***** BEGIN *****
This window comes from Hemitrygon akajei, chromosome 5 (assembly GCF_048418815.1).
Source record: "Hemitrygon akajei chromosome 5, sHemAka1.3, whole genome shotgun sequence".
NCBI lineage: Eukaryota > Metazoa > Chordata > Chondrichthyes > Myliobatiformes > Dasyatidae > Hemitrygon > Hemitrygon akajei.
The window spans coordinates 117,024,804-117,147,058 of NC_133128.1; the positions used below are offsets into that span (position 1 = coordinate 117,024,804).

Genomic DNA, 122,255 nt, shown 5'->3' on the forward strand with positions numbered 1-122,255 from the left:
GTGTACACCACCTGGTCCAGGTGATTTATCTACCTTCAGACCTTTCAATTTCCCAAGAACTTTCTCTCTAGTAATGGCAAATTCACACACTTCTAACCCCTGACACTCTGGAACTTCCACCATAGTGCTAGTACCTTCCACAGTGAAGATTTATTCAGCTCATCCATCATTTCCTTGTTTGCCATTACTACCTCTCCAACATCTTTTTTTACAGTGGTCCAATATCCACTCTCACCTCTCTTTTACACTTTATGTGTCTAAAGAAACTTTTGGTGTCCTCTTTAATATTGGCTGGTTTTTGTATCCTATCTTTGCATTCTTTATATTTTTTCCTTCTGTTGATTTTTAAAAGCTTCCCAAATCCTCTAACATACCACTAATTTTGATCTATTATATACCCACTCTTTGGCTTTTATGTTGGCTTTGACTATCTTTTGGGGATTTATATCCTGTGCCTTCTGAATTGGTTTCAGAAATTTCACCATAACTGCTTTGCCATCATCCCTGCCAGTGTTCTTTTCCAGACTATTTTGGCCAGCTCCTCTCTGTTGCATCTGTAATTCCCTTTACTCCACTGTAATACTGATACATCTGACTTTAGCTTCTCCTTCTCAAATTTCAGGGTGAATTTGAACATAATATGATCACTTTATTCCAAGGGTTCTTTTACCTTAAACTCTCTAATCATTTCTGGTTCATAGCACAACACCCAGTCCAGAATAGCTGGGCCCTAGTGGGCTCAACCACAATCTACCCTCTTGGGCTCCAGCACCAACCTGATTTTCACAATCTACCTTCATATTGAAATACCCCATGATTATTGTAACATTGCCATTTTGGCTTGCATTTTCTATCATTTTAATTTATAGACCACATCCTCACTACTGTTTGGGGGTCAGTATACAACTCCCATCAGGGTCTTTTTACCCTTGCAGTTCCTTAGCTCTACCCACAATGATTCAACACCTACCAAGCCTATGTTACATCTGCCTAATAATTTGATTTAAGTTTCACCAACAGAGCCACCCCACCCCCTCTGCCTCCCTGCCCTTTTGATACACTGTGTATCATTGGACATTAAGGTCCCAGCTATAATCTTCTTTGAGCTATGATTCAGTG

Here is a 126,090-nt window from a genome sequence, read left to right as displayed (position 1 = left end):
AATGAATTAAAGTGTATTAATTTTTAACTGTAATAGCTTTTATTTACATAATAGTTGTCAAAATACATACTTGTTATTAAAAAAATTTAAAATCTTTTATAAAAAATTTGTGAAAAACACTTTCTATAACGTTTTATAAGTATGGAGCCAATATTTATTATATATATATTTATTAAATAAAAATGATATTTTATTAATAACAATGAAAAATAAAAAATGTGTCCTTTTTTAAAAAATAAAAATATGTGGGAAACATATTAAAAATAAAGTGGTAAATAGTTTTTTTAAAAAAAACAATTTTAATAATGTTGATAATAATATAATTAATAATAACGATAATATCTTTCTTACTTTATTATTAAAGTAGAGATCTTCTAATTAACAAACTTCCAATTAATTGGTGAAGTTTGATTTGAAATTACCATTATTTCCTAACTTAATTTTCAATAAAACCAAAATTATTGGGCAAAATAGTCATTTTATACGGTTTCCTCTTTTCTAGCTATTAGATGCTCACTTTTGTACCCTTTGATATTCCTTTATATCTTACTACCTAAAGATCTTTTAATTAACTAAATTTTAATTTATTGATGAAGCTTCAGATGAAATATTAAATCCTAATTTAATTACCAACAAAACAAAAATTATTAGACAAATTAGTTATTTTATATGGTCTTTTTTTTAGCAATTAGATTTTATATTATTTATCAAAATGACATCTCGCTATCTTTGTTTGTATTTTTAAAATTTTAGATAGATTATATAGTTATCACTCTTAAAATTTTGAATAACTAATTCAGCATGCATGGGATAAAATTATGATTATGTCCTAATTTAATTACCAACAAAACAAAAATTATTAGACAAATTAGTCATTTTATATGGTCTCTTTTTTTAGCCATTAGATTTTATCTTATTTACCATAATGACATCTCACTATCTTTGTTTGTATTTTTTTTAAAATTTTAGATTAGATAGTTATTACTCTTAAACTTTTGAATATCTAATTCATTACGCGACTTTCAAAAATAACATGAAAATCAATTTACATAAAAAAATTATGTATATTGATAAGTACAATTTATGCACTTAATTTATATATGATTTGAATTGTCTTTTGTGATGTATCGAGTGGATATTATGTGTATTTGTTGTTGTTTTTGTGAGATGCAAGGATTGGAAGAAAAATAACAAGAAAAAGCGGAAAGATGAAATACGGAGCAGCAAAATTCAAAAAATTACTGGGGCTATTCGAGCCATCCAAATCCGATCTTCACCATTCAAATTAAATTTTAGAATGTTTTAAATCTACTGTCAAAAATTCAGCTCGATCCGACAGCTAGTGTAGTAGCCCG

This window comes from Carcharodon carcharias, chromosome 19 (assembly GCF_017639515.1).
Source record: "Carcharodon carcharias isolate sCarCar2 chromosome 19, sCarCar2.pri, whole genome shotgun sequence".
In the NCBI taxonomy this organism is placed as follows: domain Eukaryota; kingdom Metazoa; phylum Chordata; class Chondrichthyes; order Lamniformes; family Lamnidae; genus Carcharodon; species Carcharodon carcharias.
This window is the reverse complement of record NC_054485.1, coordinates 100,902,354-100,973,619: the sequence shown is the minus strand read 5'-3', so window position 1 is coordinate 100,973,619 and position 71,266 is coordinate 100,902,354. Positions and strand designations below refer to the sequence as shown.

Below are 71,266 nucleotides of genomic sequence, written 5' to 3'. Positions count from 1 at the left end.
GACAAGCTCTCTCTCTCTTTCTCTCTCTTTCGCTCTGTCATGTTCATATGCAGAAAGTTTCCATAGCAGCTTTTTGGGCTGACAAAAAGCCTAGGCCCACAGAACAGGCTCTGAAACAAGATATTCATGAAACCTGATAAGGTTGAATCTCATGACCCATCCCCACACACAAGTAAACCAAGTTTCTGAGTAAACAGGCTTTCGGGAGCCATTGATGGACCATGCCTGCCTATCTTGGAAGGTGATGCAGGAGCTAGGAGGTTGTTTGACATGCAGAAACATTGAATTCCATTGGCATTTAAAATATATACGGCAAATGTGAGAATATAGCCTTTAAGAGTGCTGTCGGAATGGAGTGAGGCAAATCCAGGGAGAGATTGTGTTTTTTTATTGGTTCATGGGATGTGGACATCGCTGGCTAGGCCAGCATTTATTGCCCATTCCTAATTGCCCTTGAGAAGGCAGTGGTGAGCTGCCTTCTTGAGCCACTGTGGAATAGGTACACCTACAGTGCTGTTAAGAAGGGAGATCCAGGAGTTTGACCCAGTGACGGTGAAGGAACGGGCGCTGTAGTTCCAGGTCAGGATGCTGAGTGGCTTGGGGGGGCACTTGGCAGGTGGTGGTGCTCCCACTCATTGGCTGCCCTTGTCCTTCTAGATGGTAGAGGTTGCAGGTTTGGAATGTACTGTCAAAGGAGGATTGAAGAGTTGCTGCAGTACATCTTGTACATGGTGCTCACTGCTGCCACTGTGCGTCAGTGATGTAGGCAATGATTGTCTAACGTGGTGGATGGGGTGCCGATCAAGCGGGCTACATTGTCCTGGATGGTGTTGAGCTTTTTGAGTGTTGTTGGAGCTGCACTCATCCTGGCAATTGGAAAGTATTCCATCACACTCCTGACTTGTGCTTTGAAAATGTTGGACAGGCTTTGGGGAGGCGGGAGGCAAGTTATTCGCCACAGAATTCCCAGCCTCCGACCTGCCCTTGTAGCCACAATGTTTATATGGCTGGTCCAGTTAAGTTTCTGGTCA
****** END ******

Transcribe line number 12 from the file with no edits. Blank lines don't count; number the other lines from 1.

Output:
This window is the reverse complement of record NC_054485.1, coordinates 100,902,354-100,973,619: the sequence shown is the minus strand read 5'-3', so window position 1 is coordinate 100,973,619 and position 71,266 is coordinate 100,902,354. Positions and strand designations below refer to the sequence as shown.